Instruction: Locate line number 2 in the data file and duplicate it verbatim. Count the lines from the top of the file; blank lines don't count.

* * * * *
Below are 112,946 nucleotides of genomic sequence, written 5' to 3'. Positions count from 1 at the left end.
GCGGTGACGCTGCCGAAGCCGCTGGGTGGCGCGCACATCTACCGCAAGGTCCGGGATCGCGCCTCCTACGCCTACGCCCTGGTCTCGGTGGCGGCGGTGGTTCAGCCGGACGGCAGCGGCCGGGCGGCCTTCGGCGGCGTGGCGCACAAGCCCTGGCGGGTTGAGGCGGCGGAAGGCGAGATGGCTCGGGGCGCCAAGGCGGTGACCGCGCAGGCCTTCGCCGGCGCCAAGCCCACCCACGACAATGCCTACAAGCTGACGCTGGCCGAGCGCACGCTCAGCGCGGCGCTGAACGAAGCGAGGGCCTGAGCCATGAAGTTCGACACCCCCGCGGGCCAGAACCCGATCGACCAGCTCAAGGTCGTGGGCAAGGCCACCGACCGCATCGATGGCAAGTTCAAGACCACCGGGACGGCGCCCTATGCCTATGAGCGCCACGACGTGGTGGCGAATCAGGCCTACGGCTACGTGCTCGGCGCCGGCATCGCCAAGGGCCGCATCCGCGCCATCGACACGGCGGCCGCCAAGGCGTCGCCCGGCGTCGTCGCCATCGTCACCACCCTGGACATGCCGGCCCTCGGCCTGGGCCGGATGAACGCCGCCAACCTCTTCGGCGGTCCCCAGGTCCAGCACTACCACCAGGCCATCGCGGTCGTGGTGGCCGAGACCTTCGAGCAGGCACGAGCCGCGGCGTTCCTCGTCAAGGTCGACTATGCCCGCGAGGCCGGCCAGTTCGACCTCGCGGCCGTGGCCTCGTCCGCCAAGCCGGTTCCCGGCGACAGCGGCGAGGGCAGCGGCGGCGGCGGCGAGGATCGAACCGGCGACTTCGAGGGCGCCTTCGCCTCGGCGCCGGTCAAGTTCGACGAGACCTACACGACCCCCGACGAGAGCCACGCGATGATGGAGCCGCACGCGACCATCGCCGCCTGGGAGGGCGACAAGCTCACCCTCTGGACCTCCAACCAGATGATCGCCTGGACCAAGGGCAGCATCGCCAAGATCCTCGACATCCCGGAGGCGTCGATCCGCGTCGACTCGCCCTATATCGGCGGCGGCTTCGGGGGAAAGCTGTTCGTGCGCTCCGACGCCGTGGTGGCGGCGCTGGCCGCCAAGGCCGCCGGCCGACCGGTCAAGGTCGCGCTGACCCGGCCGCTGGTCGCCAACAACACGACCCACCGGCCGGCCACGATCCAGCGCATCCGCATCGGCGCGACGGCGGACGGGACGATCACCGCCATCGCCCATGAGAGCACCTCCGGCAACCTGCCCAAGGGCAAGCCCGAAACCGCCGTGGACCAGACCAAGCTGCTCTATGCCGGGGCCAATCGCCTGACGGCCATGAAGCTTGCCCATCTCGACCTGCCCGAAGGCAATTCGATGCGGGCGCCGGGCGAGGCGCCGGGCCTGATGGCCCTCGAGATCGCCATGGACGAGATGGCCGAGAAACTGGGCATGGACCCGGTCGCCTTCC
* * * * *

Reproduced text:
GCGGTGACGCTGCCGAAGCCGCTGGGTGGCGCGCACATCTACCGCAAGGTCCGGGATCGCGCCTCCTACGCCTACGCCCTGGTCTCGGTGGCGGCGGTGGTTCAGCCGGACGGCAGCGGCCGGGCGGCCTTCGGCGGCGTGGCGCACAAGCCCTGGCGGGTTGAGGCGGCGGAAGGCGAGATGGCTCGGGGCGCCAAGGCGGTGACCGCGCAGGCCTTCGCCGGCGCCAAGCCCACCCACGACAATGCCTACAAGCTGACGCTGGCCGAGCGCACGCTCAGCGCGGCGCTGAACGAAGCGAGGGCCTGAGCCATGAAGTTCGACACCCCCGCGGGCCAGAACCCGATCGACCAGCTCAAGGTCGTGGGCAAGGCCACCGACCGCATCGATGGCAAGTTCAAGACCACCGGGACGGCGCCCTATGCCTATGAGCGCCACGACGTGGTGGCGAATCAGGCCTACGGCTACGTGCTCGGCGCCGGCATCGCCAAGGGCCGCATCCGCGCCATCGACACGGCGGCCGCCAAGGCGTCGCCCGGCGTCGTCGCCATCGTCACCACCCTGGACATGCCGGCCCTCGGCCTGGGCCGGATGAACGCCGCCAACCTCTTCGGCGGTCCCCAGGTCCAGCACTACCACCAGGCCATCGCGGTCGTGGTGGCCGAGACCTTCGAGCAGGCACGAGCCGCGGCGTTCCTCGTCAAGGTCGACTATGCCCGCGAGGCCGGCCAGTTCGACCTCGCGGCCGTGGCCTCGTCCGCCAAGCCGGTTCCCGGCGACAGCGGCGAGGGCAGCGGCGGCGGCGGCGAGGATCGAACCGGCGACTTCGAGGGCGCCTTCGCCTCGGCGCCGGTCAAGTTCGACGAGACCTACACGACCCCCGACGAGAGCCACGCGATGATGGAGCCGCACGCGACCATCGCCGCCTGGGAGGGCGACAAGCTCACCCTCTGGACCTCCAACCAGATGATCGCCTGGACCAAGGGCAGCATCGCCAAGATCCTCGACATCCCGGAGGCGTCGATCCGCGTCGACTCGCCCTATATCGGCGGCGGCTTCGGGGGAAAGCTGTTCGTGCGCTCCGACGCCGTGGTGGCGGCGCTGGCCGCCAAGGCCGCCGGCCGACCGGTCAAGGTCGCGCTGACCCGGCCGCTGGTCGCCAACAACACGACCCACCGGCCGGCCACGATCCAGCGCATCCGCATCGGCGCGACGGCGGACGGGACGATCACCGCCATCGCCCATGAGAGCACCTCCGGCAACCTGCCCAAGGGCAAGCCCGAAACCGCCGTGGACCAGACCAAGCTGCTCTATGCCGGGGCCAATCGCCTGACGGCCATGAAGCTTGCCCATCTCGACCTGCCCGAAGGCAATTCGATGCGGGCGCCGGGCGAGGCGCCGGGCCTGATGGCCCTCGAGATCGCCATGGACGAGATGGCCGAGAAACTGGGCATGGACCCGGTCGCCTTCC